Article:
Making games involves a lot of consideration about how players feel, as they engage with your game. When a player is playing a game like Doom, there’s a desire for some tension, but also for a feeling of excitement; you want to push players to feel like they can achieve things, and for their fear to be at odds with their sense of invulnerability. If a player thinks they’re able to defeat things, they’ll approach the frustration of the game with a proactive attitude, but if they’re afraid of dying, they’ll also be making threat assessment very quickly. Turn based Doom is a whole thing (DoomRL), but that timing and resource management becomes very different, and that game maintains its tension in the unreliability of turn-based math combat.
Anyway, while we’re talking about smooches in smooch month, and the smoochiest of games, Doom, let’s talk about how in smoochy games you want to maintain that tension to give people feelings.
Look, there’s a vein of itch-calibre indie games and RPGs that are about relationships. They’re often about relationships that suck, or have an awful moment in them, or are about a single moment in a whole work, and they’re often very artisinally crafted. They can’t maintain or sustain their idea for very long, because, well, it’s about deep exploration of a moment, or a conversation. And a lot of them are, no lies, a total fucking bummer.
I try not to dwell on these games in Smooch month, because they are, again, a bummer, but they’re not bad. They’re not less worthy of attention (and I made a point of covering one this month, because the whole point of Smooch Month is to get me out of my comfort zone), they’re just harder to talk about, harder to enjoy, and I am trying to focus on things I enjoy and why I enjoy them.
Still, they do ask a question: What do you want players to feel?
It’s an important question for all game design. I know when I’m looking at smoochy games to review, I’m often looking at action games or strategy games rather than the typical visual novel stuff. Those games tend to be about giving me something to engage with alongside the smooch elements, rather than make dwelling on that emotionality (a thing that tends to make me feel awful).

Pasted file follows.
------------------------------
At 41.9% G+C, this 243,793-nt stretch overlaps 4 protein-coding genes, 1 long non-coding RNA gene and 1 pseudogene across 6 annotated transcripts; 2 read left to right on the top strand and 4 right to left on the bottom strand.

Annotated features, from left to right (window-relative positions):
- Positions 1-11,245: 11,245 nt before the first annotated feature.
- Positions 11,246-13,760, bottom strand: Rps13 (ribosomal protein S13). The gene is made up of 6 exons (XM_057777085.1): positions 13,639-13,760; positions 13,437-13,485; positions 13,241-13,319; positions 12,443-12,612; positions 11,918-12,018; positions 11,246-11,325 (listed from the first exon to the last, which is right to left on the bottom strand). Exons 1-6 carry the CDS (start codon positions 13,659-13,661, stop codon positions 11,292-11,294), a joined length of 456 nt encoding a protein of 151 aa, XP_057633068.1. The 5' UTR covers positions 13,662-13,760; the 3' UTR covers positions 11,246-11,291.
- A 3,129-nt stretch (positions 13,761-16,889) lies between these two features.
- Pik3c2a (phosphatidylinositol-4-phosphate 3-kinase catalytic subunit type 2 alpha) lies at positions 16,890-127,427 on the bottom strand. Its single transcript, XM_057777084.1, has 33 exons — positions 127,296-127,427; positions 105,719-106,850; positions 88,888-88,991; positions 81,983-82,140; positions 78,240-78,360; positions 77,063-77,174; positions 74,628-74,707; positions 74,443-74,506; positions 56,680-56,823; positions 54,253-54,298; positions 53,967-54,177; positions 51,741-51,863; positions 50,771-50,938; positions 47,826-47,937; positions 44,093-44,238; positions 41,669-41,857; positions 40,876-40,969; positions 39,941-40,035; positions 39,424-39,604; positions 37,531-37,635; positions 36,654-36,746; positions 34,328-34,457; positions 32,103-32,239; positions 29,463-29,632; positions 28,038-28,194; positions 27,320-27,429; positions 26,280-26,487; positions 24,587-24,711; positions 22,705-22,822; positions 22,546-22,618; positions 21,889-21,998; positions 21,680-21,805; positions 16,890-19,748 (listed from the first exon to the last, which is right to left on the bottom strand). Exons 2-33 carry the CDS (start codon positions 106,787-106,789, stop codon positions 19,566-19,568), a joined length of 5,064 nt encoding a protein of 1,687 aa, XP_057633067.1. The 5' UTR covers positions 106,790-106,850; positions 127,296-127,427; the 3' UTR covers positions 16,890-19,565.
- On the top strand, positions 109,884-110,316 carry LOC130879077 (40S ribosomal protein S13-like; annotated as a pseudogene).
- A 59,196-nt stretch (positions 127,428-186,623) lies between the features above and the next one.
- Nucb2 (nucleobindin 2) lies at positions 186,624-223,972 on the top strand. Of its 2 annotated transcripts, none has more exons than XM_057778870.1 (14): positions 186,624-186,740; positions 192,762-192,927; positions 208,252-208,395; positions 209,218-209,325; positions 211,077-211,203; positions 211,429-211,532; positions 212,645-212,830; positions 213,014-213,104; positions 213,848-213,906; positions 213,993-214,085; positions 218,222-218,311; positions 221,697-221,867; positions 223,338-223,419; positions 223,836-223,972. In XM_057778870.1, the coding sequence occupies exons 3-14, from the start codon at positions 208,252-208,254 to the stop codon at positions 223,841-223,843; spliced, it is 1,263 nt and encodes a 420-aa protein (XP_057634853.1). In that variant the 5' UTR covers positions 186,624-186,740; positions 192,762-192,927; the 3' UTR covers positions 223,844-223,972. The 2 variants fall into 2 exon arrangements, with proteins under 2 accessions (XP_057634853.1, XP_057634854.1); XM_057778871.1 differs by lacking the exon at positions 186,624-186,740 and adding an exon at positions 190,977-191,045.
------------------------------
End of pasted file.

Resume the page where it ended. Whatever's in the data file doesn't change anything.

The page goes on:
Sometimes these games make loading or reloading difficult – there’s a sort of anxiety about going back and recovering your position, because it’s made up of so many discrete, slowly achieved steps. Sometimes they don’t even allow that – the whole point of the game is it’s not readily recoverable and you need to just restart the whole thing. And some of them, like the TTRPGs, don’t even have the chance to do that – they’re just instantly resolved the way they are, and there’s no real way to go back and approach the game with the same pieces in the same arrangement. There’s a tension there built out of the inconvenience, or the impossibility of reset.
There’s also games that push the anxiety of the relationship itself to the highest level; this is about a painful experience, and you can fail invisibly several steps before you ever find out, like you’re defusing a bomb but what explodes is, like, your queer crush as a teenager.
I think the thing I tend to look for, the most, in smooch month, though, is games where the primary feeling of the relationship is comfort. Where the relationship is not tortured or difficult, not because relationships shouldn’t feature those things, or because games can’t feature those things, but because I live in a space where I see a lot of people going through hard relationships and all sorts of trauma unpacking to start with. It’s because when I look for relationships in games, often I’m looking for queer ones, because het ones tend to be boring and bring a lot of baggage, but also, because queer characters in relationships deserve to be heroes too… and I’m just sick of playing out Queer Tragedy.
The feeling, I think, I want people to get out of smooch media I make, is the primary feeling of comfort and indulgence. It doesn’t have to be easy, it doesn’t have to be convenient, but I do want to write relationships and make games about relationships, where the relationships themselves are things that give you enjoyment to play with, rather than being things to endure, or valuable lessons to be learned.